Investors are increasingly turning to alternative asset classes in the current low-interest rate environment. Private equity continues to be the most popular, attracting the largest share of capital. Could a niche, relatively unknown asset class be the key to outsized market performances?
Toby Clarence Smith, Toptal Finance expert, explores the worlds of search funds investing. He reviews some of the most important aspects from an investor’s perspective and also explains the benefits of investing in this asset class.
In a recent article, Toptal Finance Expert Orinola Gbadebo-Smith profiled an interesting vehicle for would-be entrepreneurs to pursue an entrepreneurial path: search funds. As a brief reminder, search funds are “an investment vehicle established to house a captive pool of capital raised to support one or a pair of entrepreneurs in their search for, acquisition of, and operation through to exit of a single, privately held business.”
Ori’s piece was written from the perspective of an entrepreneur, and he did a great job of explaining the model and the pros and cons of pursuing the search fund route as opposed to the more popular startup route. A search fund can be a great way for aspiring entrepreneurs to pursue their entrepreneurial dreams, especially if they lack an idea or don’t want to take on the risk that startup founders do.
Investors play a key role in the search-fund model, just as they do with startups. The key difference between a search fund and a non-funded search to find a company is the involvement of investors in the search phase. To this end, it is not easy to convince investors to give you a half-million dollars so that you can pay yourself a wage while you search for companies.
This article was written to complement Ori’s report, which an entrepreneur wrote. It looks at this asset class through the eyes of investors. Search funds remain relatively unknown despite a recent surge in activity. Few investors are aware of search funds, and even fewer have invested. A closer look at search funds suggests that they are one of today’s most exciting asset classes within private equity.
Investors’ perspective on the Search Fund Model
The four stages of Ori’s article that Ori describes are search capital, acquisition financing, and additional investment opportunities in the operating phase.
The search capital can be used to finance a 24-month search for a potential buyer. The search capital is used in a variety of ways depending on the fund. However, the table below gives a good overview of what costs are incurred at this stage.
The exact amount raised depends on the circumstances of the fund, but in general, it is between $350,000 and $500,000. The table below summarizes the amounts raised as well as other metrics relevant to the search phase over the past few years.
Legally, a search fund is almost always structured as a Limited Liability Company. When investors choose to invest in a search fund, they buy Units (as opposed to shares/securities like with a C-Corp). The searcher can define the size of the unit, but most searchers are targeting 10-20 investors. Therefore, the units should be appropriately sized (typically between $35,000 and $50,000). N.B. Investors may also purchase half units instead of whole units.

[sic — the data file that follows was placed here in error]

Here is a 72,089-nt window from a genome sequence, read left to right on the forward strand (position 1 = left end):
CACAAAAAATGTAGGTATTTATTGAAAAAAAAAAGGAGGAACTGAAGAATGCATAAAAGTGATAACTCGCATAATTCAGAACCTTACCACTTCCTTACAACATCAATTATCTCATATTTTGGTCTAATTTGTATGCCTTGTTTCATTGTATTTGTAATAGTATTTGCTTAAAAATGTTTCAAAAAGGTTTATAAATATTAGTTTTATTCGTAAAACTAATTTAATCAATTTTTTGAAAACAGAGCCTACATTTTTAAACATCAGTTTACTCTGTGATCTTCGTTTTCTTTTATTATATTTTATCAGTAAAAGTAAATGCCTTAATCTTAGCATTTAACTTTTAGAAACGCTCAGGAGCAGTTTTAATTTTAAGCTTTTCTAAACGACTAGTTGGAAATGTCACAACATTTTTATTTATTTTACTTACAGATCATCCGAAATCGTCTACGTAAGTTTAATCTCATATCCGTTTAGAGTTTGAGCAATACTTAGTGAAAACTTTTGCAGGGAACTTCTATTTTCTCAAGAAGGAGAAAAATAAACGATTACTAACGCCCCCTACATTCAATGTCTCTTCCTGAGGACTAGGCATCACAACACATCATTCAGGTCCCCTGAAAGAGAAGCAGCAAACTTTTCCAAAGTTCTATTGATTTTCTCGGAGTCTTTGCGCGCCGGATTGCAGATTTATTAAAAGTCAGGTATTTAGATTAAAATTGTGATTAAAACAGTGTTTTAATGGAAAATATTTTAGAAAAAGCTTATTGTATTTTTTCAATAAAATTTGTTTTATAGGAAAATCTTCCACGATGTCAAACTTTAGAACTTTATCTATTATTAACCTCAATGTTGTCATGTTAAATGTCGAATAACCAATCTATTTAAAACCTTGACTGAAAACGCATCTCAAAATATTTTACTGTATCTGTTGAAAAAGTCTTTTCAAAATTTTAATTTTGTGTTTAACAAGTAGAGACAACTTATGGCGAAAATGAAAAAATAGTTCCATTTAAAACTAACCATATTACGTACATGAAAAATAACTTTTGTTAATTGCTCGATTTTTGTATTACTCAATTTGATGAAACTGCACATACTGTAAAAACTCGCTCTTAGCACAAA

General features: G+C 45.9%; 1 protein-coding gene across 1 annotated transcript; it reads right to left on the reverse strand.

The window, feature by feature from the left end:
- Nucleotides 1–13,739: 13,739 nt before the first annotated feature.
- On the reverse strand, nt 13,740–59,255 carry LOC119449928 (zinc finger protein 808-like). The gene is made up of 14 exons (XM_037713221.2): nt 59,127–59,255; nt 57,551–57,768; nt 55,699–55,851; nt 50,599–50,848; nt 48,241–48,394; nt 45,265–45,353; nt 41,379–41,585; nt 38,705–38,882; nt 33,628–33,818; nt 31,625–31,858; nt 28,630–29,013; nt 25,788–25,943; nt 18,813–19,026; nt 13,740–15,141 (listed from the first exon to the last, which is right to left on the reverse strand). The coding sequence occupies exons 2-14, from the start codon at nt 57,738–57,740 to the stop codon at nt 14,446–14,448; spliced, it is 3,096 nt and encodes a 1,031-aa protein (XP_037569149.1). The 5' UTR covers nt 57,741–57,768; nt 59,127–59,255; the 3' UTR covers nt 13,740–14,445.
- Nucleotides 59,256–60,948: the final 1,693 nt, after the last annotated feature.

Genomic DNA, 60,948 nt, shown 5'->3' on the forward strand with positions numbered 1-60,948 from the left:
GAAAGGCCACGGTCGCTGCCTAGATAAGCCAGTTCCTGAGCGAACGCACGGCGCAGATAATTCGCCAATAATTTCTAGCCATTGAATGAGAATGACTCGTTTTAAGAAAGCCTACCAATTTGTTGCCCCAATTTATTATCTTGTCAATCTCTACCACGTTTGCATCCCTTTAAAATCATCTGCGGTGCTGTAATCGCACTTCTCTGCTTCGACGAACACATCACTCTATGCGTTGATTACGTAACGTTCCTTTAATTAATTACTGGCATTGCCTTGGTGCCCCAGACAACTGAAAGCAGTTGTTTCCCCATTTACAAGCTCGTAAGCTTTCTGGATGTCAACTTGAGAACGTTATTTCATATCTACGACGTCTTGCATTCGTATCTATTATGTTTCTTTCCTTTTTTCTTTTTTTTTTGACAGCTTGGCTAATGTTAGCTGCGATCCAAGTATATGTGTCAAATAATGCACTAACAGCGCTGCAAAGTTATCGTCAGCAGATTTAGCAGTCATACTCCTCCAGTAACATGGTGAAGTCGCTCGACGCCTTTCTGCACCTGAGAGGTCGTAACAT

Investors who participate in the search capital receive two main benefits:
Follow-on rights at pro-rata: The right to invest pro-rata equity required for financing the acquisition.
Stepped-up conversion: The search capital is converted, usually on a step-up basis. The securities are issued at 150 percent of the investment.
This clause is very beneficial for investors in search funds, as it provides a”try-before-you bu” situation, where investors can do due diligence on the quality of the searcher before the acquisition financing round.
The Acquisition Financing
Suppose the search is successful and a target has been identified. In that case, the searcher will move on to the detailed diligence and negotiations phase, which should result in a formal offer of acquisition for the company. Investors are again involved in the process of putting together the capital package before the request is made.
For an estimate of the size of your investment, it is common to look at companies with revenues between $10 and $30 million. EBITDA should be greater than $ 1.5 million. However, statistics on purchase prices show that the average deal size is smaller and tends to be at the lower end (and even below) of this range. The majority of search funds purchase companies worth around $10m.
Acquisition capital can be sourced from many different sources. The obvious reference is bank debt, but there are also other sources of funding, such as mezzanine funds. Seller financing is another common source of financing. This means that the seller agrees to accept payment from future cash flow (e.g., Earnout. Investor equity is a major part of the capital required for acquisitions. This capital is usually provided by investors who invested in search capital, given their right of refusal. In some cases, initial investors may decide not to continue (a recent Wharton Article stated that 10% of investors do not continue), in which case new investors fill the equity gap.
Investor equity can be arranged in many ways. However, it is most often provided as preferential equity. Preferred equity can be structured in a variety of ways, but it is always junior to debt securities and senior to common equity. There are some common features in the preferred share classes of search funds that are worth mentioning: